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Wednesday, February 13, 2013

Do Less, Achieve More



Relaxation has a bad reputation – many people are afraid that if they relax they will become lazy, slow or sleepy and they won’t get anything done. They connect good performance with hard work.  
But imagine buying a new car. Do you want to buy from a nervous salesman who desperately tries to persuade you to buy his product, or the one who is relaxed and confident in what he is selling? The relaxed salesman doesn’t work so hard, but his results are better and everyone feels good around him as well – a win-win situation.

It’s easy to understand why we perform better when relaxed if you look at the human energy system. Anyone who has experienced acupuncture will be aware that life energy (known as qi in Chinese) flows through our body via a system of channels called meridians. When we are tense our body contracts, constricting the meridians and reducing the flow of energy through the body. When we relax our body becomes softer and more expanded, the meridians open up and more energy is able to flow through.

A simple explanation of energy is that it is the difference between being dead and alive - it is what makes the body move, breathe, feel, smile and think. When we receive less energy (because of tension) we have less of that force that causes us to be lively, active and productive. When we get more energy we literally have more life - more ability to think, create and act.
When we become tense we have to work harder to make up for the lack of energy. This in turn causes greater tension, further reduces the energy flow and a negative spiral is created. As we feel worse (and more tired from lack of energy), we tend to become emotionally negative as well. We complain about stress, worry about ourselves and other people and find it hard to let go of irritations. This negativity only adds to the tension and eventual energy starvation.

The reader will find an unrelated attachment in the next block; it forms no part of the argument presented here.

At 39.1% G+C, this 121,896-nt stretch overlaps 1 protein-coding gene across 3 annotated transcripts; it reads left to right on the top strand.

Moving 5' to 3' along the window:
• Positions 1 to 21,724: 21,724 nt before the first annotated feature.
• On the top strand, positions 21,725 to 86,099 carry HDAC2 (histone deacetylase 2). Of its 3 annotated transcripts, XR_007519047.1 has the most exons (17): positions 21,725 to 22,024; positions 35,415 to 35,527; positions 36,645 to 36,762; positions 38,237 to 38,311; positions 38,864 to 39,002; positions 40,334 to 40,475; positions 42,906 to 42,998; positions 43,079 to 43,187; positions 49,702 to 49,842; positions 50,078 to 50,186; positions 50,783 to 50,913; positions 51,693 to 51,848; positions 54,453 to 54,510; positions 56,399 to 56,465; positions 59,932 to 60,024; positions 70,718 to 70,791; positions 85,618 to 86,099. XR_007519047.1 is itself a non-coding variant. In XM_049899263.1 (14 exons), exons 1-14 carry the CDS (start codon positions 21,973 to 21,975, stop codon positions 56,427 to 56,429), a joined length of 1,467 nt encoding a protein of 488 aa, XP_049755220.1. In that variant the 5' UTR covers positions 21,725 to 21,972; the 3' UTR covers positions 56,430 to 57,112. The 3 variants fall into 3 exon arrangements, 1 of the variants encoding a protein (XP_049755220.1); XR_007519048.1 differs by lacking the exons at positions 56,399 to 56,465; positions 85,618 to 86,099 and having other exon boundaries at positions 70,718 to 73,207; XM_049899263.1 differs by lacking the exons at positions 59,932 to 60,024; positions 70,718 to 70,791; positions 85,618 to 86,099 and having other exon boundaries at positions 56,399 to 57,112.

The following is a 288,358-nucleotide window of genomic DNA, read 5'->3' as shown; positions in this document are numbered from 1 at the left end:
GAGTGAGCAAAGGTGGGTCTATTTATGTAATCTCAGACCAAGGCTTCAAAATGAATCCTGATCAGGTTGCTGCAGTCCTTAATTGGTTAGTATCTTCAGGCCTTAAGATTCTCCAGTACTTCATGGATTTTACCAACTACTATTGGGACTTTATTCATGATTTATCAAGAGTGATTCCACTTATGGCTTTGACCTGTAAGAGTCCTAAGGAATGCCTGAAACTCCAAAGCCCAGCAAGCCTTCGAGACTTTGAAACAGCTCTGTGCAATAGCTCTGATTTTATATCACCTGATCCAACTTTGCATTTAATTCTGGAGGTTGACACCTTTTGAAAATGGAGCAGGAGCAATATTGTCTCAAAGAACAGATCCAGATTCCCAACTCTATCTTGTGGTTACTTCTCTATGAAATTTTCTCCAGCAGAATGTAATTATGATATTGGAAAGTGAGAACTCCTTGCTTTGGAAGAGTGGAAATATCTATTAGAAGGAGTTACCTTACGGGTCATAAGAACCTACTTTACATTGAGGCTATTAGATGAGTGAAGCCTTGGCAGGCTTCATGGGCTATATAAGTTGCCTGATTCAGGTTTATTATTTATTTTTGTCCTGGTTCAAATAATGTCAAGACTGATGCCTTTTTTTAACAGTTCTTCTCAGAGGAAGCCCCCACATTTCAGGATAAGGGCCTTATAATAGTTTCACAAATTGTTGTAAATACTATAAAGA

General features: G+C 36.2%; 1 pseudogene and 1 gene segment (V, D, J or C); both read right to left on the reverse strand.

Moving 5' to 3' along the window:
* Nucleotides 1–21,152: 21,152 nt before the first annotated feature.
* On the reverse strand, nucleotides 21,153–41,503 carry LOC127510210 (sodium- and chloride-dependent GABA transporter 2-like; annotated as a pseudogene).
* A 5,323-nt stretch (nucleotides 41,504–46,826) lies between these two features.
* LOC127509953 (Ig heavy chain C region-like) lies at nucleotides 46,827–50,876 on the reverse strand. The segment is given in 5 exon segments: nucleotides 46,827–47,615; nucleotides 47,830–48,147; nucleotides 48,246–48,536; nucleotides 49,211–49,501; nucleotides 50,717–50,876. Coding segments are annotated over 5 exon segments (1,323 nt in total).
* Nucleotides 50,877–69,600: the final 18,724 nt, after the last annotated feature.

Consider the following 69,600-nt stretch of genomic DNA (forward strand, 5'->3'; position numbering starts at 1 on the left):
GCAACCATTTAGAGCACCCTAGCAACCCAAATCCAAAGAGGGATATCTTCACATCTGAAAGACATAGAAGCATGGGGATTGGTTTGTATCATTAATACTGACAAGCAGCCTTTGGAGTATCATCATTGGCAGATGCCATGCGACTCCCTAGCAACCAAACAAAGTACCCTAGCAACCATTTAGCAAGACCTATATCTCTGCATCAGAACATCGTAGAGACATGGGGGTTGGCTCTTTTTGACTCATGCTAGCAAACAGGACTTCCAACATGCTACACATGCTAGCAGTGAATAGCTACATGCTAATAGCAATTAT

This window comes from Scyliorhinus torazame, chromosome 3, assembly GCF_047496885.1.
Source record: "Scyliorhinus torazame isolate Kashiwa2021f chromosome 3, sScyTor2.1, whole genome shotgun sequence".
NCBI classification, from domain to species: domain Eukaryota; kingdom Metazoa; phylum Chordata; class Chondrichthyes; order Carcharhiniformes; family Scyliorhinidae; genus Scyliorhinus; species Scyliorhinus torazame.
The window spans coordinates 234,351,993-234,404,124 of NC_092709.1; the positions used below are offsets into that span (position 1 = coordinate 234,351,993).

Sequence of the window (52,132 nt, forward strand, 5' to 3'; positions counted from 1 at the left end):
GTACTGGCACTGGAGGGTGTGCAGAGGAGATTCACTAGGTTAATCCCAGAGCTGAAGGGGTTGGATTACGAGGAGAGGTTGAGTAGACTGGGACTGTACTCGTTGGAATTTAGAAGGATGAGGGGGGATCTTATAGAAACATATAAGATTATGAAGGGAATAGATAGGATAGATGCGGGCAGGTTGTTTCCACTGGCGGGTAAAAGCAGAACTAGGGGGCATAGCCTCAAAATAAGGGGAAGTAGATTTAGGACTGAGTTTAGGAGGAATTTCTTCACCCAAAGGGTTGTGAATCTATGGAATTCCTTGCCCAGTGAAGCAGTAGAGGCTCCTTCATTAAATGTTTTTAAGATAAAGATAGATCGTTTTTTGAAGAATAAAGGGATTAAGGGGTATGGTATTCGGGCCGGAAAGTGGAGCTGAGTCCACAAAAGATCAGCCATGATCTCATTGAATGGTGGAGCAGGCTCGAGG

If on the other hand we relax and open up we have more energy, so we feel livelier and less tired. With increasing energy we can achieve more which makes us feel positive and even more relaxed. A virtuous spiral develops, whereby relaxed people can feel better and better and more and more positive and eventually they also achieve more and more.
If you find yourself collapsing, exhausted, at the weekend, or you are constantly looking forward to holidays so you can do nothing for a while, it may not be the case that you are overworking. You simply don’t know how to relax properly. A relaxed person can handle working all day and still be full of energy for family and social life in the evening. The relaxed person achieves more with less effort. They may look like they do less than the busy person who is constantly proving themselves, but just compare the results.
Why do we often get our best ideas in the shower? - because we are relaxed and open. Imagine having that feeling all day – where nothing bothers you because you feel you have the capacity to solve any problem and more than enough energy to do whatever comes your way.
Relaxation doesn’t mean watching television or reading a book. It is not having a beer or playing sport. Relaxation is not the same as sleep. It is a peaceful activity – the simple art of ‘doing nothing’ – but ironically, doing nothing is one of the most difficult things of all to do well.

Sarah McCrum is Director of the Academy of Potential Education, with a special interest in developing education to prepare people for a future that is likely to be very different from today.

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